‘The Shanghai Communique’s relevance endures in an age of US–China strategic competition’

‘The Shanghai Communique’s relevance endures in an age of US–China strategic competition’

Sourabh Gupta

On 28 February 1972, the United States and China issued the Shanghai Communique. The document marks a pivotal moment in the history of China’s modern international relations, comparable to its historical treaties at Nerchinsk, Nanjing and Shimonoseki.

In Nerchinsk (1689), China’s Qing rulers placed relations with Russia beyond the framework of the tributary system and treated it as a sovereign equal. Nanjing (1842) inaugurated the ‘unequal treaty’ era of extraterritorial rights and merchant autonomy. In Shimonoseki (1895), sovereign Chinese territory (Taiwan) was forcibly ceded to Japan. Coming full circle, the Shanghai Communique — and the earlier October 1949 proclamation of the establishment of the People’s Republic — presaged the ‘fourth rise’ of China, its fuller re-engagement with international society, and the remarkable decades of ‘reform and opening up’.

For the United States, the fundamental strategic calculus that underpinned the China rapprochement was that if Moscow and Beijing were more afraid of each other than they were of Washington, that would present an unprecedented opportunity for American Cold War diplomacy. Improved US–China relations became the key to the Nixon administration’s strategy to modify Soviet conduct. For China, the calculus was simpler: to deny Moscow the attempt to geopolitically encircle China and dominate continental Asia. ‘The small issue is Taiwan; the big issue is the world,’ as Mao confided to Nixon.

The Shanghai Communique laid the groundwork for a tacit US–China alignment to counter Soviet expansionism in Asia. That premise no longer holds today. Russia is now the balancing power in the equation. Should the US desire a rapprochement, Putin’s terms of endearment have been spelt out in a public document that has no parallel in the annals of post-17th century Russian diplomacy.

The political drivers that facilitated the US–China rapprochement are also inapplicable today. At the time, both countries were facing domestic frailty. Regime disunity following Lin Biao’s death and the cultural revolution’s disruption weighed on Mao and Zhou Enlai. The Vietnam quagmire and inflationary pressure from the fraying gold-dollar link, as well as the Great Society programs, weighed on Nixon and Kissinger.

Today, neither country feels its back against the wall in the same way. At that time, Nixon was retrenching the US conventional forces’ presence in Asia as part of his Guam Doctrine. Today, three successive administrations have sought to ‘rebalance’ the American troop presence in the Indo-Pacific. In an ironic twist at the time, it was the American side that sought to downplay the ‘essential differences… in social systems and foreign policies’ to promote peaceful coexistence while the Chinese side proclaimed that ‘revolution… ha[d] become the irresistible trend of history’. Today, that ideological shoe is on the other foot.

Yet, the Shanghai Communique remains enduringly relevant to the 21st-century era of US–China strategic competition.

In Shanghai, the two sides trained their focus on the big picture and were not shy to memorialise their differences. No effort was made to mask the divergent stances on Japan, Korea, Taiwan and Indochina. But also no effort was spared to situate these divergent perspectives within a broader framework of stable and peaceable coexistence.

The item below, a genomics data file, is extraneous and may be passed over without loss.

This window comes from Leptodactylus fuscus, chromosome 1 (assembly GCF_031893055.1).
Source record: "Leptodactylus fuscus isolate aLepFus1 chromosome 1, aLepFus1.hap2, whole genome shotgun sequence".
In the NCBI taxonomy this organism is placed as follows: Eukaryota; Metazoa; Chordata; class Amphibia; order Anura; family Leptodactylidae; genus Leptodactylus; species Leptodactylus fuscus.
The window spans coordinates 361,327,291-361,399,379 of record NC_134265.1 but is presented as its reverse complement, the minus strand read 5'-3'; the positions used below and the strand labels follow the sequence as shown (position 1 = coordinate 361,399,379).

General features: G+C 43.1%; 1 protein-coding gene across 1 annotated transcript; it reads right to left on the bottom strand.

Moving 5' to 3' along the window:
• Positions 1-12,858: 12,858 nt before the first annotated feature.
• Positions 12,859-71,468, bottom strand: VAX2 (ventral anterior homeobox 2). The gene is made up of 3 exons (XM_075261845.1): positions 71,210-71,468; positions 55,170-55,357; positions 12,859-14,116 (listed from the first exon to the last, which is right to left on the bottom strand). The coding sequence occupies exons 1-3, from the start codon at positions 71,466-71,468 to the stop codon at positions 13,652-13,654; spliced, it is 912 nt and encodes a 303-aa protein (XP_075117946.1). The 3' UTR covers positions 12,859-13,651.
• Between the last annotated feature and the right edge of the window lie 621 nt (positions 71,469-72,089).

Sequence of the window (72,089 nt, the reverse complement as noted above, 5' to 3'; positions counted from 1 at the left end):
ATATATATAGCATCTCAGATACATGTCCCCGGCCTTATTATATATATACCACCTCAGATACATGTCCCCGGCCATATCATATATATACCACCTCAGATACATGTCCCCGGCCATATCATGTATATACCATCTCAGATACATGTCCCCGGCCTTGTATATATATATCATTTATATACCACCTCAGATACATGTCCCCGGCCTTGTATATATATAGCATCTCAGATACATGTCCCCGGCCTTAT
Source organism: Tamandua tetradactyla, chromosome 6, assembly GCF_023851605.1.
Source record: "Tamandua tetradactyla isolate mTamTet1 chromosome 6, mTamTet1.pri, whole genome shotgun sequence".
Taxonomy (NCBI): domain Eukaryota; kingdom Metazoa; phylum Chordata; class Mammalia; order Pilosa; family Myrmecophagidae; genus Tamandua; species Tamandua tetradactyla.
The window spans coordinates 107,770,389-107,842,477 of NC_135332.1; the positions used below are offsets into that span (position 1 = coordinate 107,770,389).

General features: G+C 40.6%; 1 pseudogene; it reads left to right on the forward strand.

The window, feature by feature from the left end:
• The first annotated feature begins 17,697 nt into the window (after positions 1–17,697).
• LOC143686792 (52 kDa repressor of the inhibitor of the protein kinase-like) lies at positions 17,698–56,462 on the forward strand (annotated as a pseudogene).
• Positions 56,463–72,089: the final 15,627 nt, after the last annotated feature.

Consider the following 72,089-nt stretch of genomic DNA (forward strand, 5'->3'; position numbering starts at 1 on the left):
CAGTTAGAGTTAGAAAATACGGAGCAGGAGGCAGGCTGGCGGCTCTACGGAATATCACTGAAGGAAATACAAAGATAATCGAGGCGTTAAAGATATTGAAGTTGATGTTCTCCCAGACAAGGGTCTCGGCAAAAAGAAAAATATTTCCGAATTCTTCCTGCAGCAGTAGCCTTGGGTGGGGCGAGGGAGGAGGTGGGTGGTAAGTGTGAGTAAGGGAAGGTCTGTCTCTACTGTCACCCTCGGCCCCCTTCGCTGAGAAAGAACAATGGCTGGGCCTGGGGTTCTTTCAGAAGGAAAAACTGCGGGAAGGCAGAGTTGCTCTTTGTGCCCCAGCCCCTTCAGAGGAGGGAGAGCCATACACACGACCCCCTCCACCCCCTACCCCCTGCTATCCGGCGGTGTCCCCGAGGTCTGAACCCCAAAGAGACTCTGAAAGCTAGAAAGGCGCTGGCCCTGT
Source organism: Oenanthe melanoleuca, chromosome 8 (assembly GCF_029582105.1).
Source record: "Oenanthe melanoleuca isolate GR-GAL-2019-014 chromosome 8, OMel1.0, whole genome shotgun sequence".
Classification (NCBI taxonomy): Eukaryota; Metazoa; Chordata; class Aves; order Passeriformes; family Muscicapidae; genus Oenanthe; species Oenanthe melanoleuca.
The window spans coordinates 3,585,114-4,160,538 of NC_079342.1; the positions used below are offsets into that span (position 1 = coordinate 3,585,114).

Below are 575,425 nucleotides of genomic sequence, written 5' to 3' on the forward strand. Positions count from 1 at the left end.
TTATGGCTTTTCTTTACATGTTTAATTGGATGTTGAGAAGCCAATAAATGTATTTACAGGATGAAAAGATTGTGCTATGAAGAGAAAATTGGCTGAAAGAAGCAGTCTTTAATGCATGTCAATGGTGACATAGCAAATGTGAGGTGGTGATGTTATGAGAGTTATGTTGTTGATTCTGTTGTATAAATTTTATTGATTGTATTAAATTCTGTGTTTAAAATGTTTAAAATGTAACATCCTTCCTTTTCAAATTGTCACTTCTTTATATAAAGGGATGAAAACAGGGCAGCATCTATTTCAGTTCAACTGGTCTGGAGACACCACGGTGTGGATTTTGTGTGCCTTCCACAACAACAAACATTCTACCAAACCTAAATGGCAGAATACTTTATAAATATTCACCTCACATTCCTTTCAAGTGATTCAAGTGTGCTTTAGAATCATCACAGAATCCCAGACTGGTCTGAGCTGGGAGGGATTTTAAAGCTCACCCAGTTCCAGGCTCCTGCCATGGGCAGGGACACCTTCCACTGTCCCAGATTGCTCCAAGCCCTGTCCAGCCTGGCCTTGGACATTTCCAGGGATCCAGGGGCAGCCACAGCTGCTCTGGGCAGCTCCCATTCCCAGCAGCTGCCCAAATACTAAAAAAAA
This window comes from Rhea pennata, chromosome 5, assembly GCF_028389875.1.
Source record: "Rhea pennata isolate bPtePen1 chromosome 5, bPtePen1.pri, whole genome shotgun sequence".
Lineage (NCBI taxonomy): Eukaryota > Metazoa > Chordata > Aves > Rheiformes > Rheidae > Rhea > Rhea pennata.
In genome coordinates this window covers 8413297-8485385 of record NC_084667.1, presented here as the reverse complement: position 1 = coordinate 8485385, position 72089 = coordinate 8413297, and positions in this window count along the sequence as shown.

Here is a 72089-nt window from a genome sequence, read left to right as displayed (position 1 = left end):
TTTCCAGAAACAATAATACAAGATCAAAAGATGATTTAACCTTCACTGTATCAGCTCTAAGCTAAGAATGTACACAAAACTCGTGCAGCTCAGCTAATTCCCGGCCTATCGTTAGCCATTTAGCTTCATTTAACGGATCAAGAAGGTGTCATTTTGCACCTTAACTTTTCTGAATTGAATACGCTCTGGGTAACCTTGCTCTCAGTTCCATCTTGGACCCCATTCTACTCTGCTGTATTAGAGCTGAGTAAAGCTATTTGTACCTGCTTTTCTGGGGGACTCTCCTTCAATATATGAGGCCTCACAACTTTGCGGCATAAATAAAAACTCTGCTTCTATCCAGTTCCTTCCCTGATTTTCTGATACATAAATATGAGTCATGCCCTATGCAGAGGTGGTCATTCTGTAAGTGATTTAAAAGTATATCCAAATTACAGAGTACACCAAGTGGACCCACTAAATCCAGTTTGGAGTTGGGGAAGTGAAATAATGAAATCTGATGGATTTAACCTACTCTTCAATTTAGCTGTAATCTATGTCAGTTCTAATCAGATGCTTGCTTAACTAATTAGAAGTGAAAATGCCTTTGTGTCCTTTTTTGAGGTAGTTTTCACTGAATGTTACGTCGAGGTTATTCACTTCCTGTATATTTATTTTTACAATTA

At a time when US–China relations are suffering due to the privileging of the ‘extreme competition’ tendencies in the bilateral relationship, the communique provides an object lesson in the constructive management of differences. It is telling that the language in the communique — which crisply spelt out rival positions, such as regarding Taiwan — has stood the test of time. The few areas of supposed consensus, like the two parties’ views on South Asia, bear no relation to the current political reality.

In mid-November, President Xi suggested that the two sides should adopt a ‘peaceful coexistence, no conflict, no confrontation’ bottom line. For his part, President Biden spoke of the need to manage strategic risks responsibly and equip the relationship with common-sense guardrails to ensure that competition does not veer into conflict.

Fifty years to the day that Chairman Mao and President Nixon forged a productive bilateral engagement, Biden and Xi should now utilise their respective approaches as a common bottom line. There is opportunity to commence ‘the journey of a thousand miles’ towards a fresh communique — one which articulates a new paradigm of ties founded on the principles of ‘stability and constructive coexistence’ in an era of strategic competition.

The juxtaposing of divergent policy positions within a steadying framework could create a balance between the goals pursued by Washington and Beijing and the requirements of the system. As implausible as such a communique might seem in this post-Trump ‘new normal’ era, a window may open up for a second-term Democratic Party president — specifically, if Biden is re-elected — that is steeped in the politics of US–China normalisation.

Given the importance of their relationship to Asia and the world, both Washington and Beijing would need to rise above their parochial visions of ideology and justice and sculpt a durable consensus for a new era of ties. It would have to be a consensus that keeps tensions within a manageable range, prioritises stability and coexistence, encourages communication, and privileges a constructive working relationship in areas of common interest, without trampling on the other party’s system, values and regional commitments.

Sourabh Gupta is a resident senior fellow at the Institute for China-America Studies, Washington

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